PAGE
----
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  6. Responder News: ALERT Center of Excellence Improves Explosives Training Solutions for First Responders

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In an effort to keep DHS.gov current, the archive contains outdated information that may not reflect current policy or programs.

Responder News: ALERT Center of Excellence Improves Explosives Training Solutions for First Responders

Release Date: August 19, 2016

First responders never know what types of dangers they will encounter when they receive an emergency call. With today’s threat of terrorism, law enforcement responders rely more than ever on K-9 assistance to detect and locate hidden bombs.

As responses to security threats evolve, terrorists use different materials to develop homemade explosives (HME). Many of the chemicals procured and used in explosive devices are highly sensitive and dangerously unstable. This makes it difficult for law enforcement to train bomb sniffing K-9s on detecting these compounds; the Center of Excellence (COE) for Awareness and Localization of Explosives-Related Threats (ALERT) fills this gap.

ALERT is one of 10 university-based COEs managed by the Department of Homeland Security (DHS) Science and Technology Directorate Office of University Programs. Northeastern University leads the center and works with other strategic partners across the country to conduct transformational research, technology and educational development for effective response when countering explosive-related threats.

Polycarbonate microspheres (seen here at a diameter of 144.61 um.) developed by ALERT researchers to make K-9 training safer.
Polycarbonate microspheres (seen here at a diameter of 144.61 um.) developed by ALERT researchers to make K-9 training safer.
ALERT Director Michael Silevitch explained its mission scope, “The primary goal has been to develop technologies and algorithms to enhance the ability to eliminate illicit explosives; develop actionable trace explosives detection along with ultra-reliable screening of luggage and passengers to detect explosive threats, including detecting threats at a distance up to 10-50 meters; facilitate the transition of technology to the field; and educate the next generation of DHS professionals including scientists, engineers, and first responders.”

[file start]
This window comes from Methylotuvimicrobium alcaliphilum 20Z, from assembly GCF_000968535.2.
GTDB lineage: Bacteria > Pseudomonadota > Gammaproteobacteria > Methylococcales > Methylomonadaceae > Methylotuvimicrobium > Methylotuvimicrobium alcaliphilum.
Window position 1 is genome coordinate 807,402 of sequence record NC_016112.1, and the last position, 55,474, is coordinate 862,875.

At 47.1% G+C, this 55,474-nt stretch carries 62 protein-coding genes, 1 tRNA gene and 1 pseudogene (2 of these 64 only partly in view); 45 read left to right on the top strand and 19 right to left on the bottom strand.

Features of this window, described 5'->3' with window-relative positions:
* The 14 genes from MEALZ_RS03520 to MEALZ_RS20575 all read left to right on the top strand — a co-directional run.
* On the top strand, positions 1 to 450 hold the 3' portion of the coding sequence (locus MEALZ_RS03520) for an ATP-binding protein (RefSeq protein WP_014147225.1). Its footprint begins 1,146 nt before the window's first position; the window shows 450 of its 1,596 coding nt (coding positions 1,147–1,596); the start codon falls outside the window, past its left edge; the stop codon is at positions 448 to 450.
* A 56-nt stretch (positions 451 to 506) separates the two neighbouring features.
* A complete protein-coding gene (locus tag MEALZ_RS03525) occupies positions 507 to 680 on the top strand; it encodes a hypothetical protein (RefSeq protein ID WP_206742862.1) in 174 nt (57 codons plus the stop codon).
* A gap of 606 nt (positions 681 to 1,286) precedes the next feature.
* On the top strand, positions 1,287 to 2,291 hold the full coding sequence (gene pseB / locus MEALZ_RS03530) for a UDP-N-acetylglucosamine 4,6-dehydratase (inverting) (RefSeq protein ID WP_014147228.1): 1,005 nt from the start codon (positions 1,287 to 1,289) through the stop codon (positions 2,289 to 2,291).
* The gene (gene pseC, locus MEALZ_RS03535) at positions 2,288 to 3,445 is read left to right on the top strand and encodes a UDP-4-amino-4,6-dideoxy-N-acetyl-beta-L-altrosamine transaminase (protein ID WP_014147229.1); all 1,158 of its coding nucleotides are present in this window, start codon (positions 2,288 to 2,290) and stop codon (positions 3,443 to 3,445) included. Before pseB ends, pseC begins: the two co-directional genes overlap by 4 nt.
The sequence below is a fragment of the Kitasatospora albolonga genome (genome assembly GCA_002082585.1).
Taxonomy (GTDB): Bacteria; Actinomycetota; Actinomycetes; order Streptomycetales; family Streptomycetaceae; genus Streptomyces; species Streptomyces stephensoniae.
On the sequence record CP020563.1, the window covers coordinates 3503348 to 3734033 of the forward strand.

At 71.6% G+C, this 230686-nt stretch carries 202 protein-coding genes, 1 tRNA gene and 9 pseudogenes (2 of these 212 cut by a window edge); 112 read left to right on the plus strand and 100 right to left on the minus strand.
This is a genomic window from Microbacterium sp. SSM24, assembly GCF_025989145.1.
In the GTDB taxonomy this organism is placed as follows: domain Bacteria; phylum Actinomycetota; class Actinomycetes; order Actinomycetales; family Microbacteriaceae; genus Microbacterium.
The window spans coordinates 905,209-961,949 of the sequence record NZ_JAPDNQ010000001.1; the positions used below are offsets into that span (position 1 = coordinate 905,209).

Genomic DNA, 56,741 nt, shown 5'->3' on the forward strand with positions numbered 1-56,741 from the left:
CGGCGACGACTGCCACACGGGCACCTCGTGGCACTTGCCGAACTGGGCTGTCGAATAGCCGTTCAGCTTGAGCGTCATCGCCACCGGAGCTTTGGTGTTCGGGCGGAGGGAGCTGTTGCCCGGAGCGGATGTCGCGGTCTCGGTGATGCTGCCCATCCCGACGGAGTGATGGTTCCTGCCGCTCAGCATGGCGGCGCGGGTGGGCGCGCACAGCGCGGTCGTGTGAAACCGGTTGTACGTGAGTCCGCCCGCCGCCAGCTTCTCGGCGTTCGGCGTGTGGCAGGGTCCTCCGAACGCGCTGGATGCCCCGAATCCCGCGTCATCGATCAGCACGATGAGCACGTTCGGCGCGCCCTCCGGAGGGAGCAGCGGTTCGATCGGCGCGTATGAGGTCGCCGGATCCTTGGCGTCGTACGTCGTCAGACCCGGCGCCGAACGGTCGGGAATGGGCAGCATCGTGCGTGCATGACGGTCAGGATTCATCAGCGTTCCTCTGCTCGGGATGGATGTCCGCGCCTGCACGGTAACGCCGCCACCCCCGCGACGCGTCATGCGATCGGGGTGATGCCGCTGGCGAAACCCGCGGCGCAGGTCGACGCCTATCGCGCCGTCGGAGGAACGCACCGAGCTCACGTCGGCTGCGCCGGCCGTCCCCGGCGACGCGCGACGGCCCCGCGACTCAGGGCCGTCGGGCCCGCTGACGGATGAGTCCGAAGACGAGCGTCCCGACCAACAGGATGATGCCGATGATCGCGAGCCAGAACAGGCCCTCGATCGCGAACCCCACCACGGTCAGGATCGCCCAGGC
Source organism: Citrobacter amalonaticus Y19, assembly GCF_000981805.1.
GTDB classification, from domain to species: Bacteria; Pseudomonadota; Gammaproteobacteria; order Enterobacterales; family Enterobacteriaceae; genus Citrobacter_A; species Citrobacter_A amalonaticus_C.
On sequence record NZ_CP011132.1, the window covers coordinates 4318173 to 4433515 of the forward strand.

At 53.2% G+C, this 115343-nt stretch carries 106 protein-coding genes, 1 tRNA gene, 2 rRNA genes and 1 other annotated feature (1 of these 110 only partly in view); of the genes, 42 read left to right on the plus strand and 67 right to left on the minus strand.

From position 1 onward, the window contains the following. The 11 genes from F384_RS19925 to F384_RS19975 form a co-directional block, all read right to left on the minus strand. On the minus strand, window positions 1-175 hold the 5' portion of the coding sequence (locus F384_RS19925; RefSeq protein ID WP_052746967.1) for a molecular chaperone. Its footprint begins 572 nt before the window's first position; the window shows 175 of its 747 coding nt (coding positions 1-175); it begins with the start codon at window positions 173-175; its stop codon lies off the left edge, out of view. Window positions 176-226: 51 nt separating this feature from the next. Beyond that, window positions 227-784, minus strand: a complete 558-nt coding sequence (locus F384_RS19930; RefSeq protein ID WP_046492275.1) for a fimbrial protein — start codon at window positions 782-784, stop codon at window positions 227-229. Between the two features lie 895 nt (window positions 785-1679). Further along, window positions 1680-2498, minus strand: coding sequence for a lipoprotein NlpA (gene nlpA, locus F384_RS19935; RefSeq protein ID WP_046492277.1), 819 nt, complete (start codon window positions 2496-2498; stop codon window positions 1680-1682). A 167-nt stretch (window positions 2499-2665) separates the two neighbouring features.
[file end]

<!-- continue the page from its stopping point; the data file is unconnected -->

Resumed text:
Travis Kisner with Detectachem, a partner company that developed components for the K-9 training aids, explained some of the challenges facing first responders during K-9 training exercises. “HMEs, such as triacetone triperoxide (TATP) and hexamethylene triperoxide diamine, which have recently been used in terrorist attacks, are inherently dangerous and hazardous to transport and handle. The dogs need to be trained on these types of explosives, however. We are able to offer first responders the ability to safely train police dogs on HMEs without the danger and risk to handling or transporting them in a dangerous bulk state.”

Prof. Jimmie Oxley, who leads the K-9 research, added, “In recent years the capture of terrorist facilities has resulted in the routine confiscation of HMEs by counterterrorism units. Accidents have been reported that emphasize the importance of developing safe methods for the detection, identification, and destruction of HMEs.”

She explained the design of the project, “To detect, destroy, handle safely, or prevent the synthesis of HMEs, a complete understanding involves answering the following questions: How are the HMEs formed, and what accelerates or retards formation? How do HMEs decompose, and what accelerates or retards decomposition? How do the HMEs crystallize? What are the vapor pressure and headspace signature of HMEs? Is it sensitive to accidental ignition and purposeful ignition? What is its performance when under shock and fire conditions?”

 Oxley and her team created a method of polymer encapsulation that provides safe trace explosives sources. Their research results show polycarbonate microspheres containing only a low percentage of TATP last for years yet produce pure TATP vapor when heated. Although the vapors contain small amounts of actual explosives material, these 'Trace Explosives Aids for Scent' are called pseudo-explosives because they have no potential to explode.

Currently, 29 groups have tested prototypes of ALERT’s training aids, including the New York Metropolitan Transportation Authority Police, Massachusetts State Police, Toronto Police and industry collaborators such as K-9 Search On Site and FLIR Systems, Inc.

The ALERT COE is always interested in exploring new partnerships with both first responders and the industrial sector. ALERT has designated five levels of membership [Link no longer valid, http://www.northeastern.edu/alert/industrial-collaboration/membership/] through which businesses can secure proposal opportunities, internships/fellowships with COE students and research contracts.

For more information on ALERT or other COEs, please contact: universityprograms@hq.dhs.gov.


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Last Updated: 11/28/2023
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